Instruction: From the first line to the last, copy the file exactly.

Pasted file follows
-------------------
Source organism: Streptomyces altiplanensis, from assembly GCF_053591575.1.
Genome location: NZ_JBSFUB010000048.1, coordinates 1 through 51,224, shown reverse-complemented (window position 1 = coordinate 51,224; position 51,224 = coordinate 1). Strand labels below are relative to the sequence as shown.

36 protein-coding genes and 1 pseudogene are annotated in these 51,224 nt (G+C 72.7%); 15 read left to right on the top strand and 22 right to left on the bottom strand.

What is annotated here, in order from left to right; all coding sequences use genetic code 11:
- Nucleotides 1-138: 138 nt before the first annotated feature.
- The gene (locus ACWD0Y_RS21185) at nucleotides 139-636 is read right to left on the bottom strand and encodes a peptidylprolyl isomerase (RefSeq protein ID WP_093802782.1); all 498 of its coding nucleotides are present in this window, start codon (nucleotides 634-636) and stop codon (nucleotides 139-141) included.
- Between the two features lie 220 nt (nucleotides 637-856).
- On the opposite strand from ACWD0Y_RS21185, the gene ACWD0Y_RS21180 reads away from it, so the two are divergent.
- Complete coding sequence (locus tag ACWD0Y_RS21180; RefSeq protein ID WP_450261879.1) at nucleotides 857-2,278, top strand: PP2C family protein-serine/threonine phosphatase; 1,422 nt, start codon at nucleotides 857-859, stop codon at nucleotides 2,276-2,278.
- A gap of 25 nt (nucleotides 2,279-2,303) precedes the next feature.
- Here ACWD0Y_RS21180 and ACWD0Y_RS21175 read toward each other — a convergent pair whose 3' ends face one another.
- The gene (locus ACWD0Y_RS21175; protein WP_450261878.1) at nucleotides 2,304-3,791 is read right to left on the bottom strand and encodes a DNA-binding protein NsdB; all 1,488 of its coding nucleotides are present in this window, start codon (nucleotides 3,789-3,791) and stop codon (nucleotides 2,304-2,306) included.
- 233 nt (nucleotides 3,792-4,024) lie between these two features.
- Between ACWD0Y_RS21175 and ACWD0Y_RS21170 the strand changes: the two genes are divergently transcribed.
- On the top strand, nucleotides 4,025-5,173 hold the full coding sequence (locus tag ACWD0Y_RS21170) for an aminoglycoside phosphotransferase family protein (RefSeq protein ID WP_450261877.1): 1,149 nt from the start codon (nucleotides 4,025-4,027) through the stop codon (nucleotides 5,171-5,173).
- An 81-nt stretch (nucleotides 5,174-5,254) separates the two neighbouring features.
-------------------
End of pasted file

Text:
Source organism: Streptomyces altiplanensis, from assembly GCF_053591575.1.
Genome location: NZ_JBSFUB010000048.1, coordinates 1 through 51,224, shown reverse-complemented (window position 1 = coordinate 51,224; position 51,224 = coordinate 1). Strand labels below are relative to the sequence as shown.

36 protein-coding genes and 1 pseudogene are annotated in these 51,224 nt (G+C 72.7%); 15 read left to right on the top strand and 22 right to left on the bottom strand.

What is annotated here, in order from left to right; all coding sequences use genetic code 11:
- Nucleotides 1-138: 138 nt before the first annotated feature.
- The gene (locus ACWD0Y_RS21185) at nucleotides 139-636 is read right to left on the bottom strand and encodes a peptidylprolyl isomerase (RefSeq protein ID WP_093802782.1); all 498 of its coding nucleotides are present in this window, start codon (nucleotides 634-636) and stop codon (nucleotides 139-141) included.
- Between the two features lie 220 nt (nucleotides 637-856).
- On the opposite strand from ACWD0Y_RS21185, the gene ACWD0Y_RS21180 reads away from it, so the two are divergent.
- Complete coding sequence (locus tag ACWD0Y_RS21180; RefSeq protein ID WP_450261879.1) at nucleotides 857-2,278, top strand: PP2C family protein-serine/threonine phosphatase; 1,422 nt, start codon at nucleotides 857-859, stop codon at nucleotides 2,276-2,278.
- A gap of 25 nt (nucleotides 2,279-2,303) precedes the next feature.
- Here ACWD0Y_RS21180 and ACWD0Y_RS21175 read toward each other — a convergent pair whose 3' ends face one another.
- The gene (locus ACWD0Y_RS21175; protein WP_450261878.1) at nucleotides 2,304-3,791 is read right to left on the bottom strand and encodes a DNA-binding protein NsdB; all 1,488 of its coding nucleotides are present in this window, start codon (nucleotides 3,789-3,791) and stop codon (nucleotides 2,304-2,306) included.
- 233 nt (nucleotides 3,792-4,024) lie between these two features.
- Between ACWD0Y_RS21175 and ACWD0Y_RS21170 the strand changes: the two genes are divergently transcribed.
- On the top strand, nucleotides 4,025-5,173 hold the full coding sequence (locus tag ACWD0Y_RS21170) for an aminoglycoside phosphotransferase family protein (RefSeq protein ID WP_450261877.1): 1,149 nt from the start codon (nucleotides 4,025-4,027) through the stop codon (nucleotides 5,171-5,173).
- An 81-nt stretch (nucleotides 5,174-5,254) separates the two neighbouring features.